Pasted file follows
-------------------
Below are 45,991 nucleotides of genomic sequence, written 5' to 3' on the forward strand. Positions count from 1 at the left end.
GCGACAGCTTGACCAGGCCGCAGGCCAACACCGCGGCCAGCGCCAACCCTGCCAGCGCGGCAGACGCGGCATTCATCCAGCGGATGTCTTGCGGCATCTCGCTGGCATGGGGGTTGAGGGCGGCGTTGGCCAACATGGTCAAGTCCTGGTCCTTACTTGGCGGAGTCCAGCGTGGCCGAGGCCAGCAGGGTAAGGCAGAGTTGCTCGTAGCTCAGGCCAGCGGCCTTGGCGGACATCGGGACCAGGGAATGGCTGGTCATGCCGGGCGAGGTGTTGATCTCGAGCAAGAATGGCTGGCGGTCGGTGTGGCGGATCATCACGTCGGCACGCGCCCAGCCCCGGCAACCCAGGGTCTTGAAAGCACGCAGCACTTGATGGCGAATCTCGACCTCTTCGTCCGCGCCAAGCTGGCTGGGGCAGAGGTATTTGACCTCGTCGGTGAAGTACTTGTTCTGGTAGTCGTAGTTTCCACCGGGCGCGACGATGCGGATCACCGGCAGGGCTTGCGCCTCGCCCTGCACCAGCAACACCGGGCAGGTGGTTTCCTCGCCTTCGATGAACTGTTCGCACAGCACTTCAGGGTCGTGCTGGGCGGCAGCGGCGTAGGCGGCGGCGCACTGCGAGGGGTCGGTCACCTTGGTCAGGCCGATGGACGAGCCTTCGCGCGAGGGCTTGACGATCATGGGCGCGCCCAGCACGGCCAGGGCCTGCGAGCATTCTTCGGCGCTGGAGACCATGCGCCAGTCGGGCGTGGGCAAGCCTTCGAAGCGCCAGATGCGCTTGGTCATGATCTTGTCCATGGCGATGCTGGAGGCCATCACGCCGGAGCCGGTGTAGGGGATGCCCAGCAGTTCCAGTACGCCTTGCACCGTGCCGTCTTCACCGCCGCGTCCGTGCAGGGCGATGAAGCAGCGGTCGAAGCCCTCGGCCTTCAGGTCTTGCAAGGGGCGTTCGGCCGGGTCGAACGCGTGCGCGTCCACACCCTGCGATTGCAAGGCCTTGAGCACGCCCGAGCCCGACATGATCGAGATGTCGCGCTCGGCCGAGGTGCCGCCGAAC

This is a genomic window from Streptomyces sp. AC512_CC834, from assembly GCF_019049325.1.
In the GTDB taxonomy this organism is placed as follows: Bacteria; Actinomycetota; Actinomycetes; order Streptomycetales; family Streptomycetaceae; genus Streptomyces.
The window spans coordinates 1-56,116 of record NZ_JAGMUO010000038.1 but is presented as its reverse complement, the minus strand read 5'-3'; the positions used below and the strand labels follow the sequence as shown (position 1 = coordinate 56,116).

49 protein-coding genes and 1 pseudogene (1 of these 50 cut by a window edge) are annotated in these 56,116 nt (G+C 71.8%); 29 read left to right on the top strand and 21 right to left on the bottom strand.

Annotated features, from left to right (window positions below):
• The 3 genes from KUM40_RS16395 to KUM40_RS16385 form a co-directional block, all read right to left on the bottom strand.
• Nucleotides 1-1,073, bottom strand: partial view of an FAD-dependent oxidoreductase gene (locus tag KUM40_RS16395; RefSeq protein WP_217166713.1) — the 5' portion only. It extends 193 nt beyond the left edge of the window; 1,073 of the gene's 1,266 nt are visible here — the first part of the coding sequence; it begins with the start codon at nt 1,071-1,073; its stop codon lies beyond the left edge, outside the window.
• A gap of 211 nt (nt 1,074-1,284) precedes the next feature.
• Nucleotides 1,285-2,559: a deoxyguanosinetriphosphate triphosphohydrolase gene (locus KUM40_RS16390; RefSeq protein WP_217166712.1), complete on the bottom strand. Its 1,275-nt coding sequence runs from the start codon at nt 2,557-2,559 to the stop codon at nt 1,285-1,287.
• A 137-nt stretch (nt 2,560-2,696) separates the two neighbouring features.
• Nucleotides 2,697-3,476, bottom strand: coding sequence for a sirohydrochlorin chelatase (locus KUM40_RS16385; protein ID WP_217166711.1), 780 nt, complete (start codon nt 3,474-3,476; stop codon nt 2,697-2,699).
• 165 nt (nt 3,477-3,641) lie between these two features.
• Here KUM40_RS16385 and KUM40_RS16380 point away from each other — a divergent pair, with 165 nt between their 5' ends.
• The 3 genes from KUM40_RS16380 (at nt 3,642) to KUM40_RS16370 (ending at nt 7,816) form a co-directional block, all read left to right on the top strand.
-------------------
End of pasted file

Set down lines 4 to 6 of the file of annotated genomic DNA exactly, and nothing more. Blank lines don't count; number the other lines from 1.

In the GTDB taxonomy this organism is placed as follows: Bacteria; Actinomycetota; Actinomycetes; order Streptomycetales; family Streptomycetaceae; genus Streptomyces.
The window spans coordinates 1-56,116 of record NZ_JAGMUO010000038.1 but is presented as its reverse complement, the minus strand read 5'-3'; the positions used below and the strand labels follow the sequence as shown (position 1 = coordinate 56,116).

49 protein-coding genes and 1 pseudogene (1 of these 50 cut by a window edge) are annotated in these 56,116 nt (G+C 71.8%); 29 read left to right on the top strand and 21 right to left on the bottom strand.